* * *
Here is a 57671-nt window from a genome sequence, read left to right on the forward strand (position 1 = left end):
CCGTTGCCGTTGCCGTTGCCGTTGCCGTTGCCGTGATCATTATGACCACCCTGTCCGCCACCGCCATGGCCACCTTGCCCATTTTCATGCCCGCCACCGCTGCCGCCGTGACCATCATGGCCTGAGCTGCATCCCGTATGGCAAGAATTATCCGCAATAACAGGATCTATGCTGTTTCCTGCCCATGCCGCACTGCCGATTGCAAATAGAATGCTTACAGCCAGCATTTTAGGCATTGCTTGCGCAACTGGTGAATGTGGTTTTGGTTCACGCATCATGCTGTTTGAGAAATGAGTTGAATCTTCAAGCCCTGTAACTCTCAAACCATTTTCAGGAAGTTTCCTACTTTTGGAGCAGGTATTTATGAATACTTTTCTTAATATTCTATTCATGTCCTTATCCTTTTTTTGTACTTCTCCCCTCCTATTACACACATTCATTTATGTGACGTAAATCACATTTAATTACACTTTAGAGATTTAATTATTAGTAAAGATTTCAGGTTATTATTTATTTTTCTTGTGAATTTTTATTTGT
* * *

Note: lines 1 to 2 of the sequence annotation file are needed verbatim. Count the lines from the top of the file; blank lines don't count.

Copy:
Here is a 57671-nt window from a genome sequence, read left to right on the forward strand (position 1 = left end):
CCGTTGCCGTTGCCGTTGCCGTTGCCGTTGCCGTGATCATTATGACCACCCTGTCCGCCACCGCCATGGCCACCTTGCCCATTTTCATGCCCGCCACCGCTGCCGCCGTGACCATCATGGCCTGAGCTGCATCCCGTATGGCAAGAATTATCCGCAATAACAGGATCTATGCTGTTTCCTGCCCATGCCGCACTGCCGATTGCAAATAGAATGCTTACAGCCAGCATTTTAGGCATTGCTTGCGCAACTGGTGAATGTGGTTTTGGTTCACGCATCATGCTGTTTGAGAAATGAGTTGAATCTTCAAGCCCTGTAACTCTCAAACCATTTTCAGGAAGTTTCCTACTTTTGGAGCAGGTATTTATGAATACTTTTCTTAATATTCTATTCATGTCCTTATCCTTTTTTTGTACTTCTCCCCTCCTATTACACACATTCATTTATGTGACGTAAATCACATTTAATTACACTTTAGAGATTTAATTATTAGTAAAGATTTCAGGTTATTATTTATTTTTCTTGTGAATTTTTATTTGT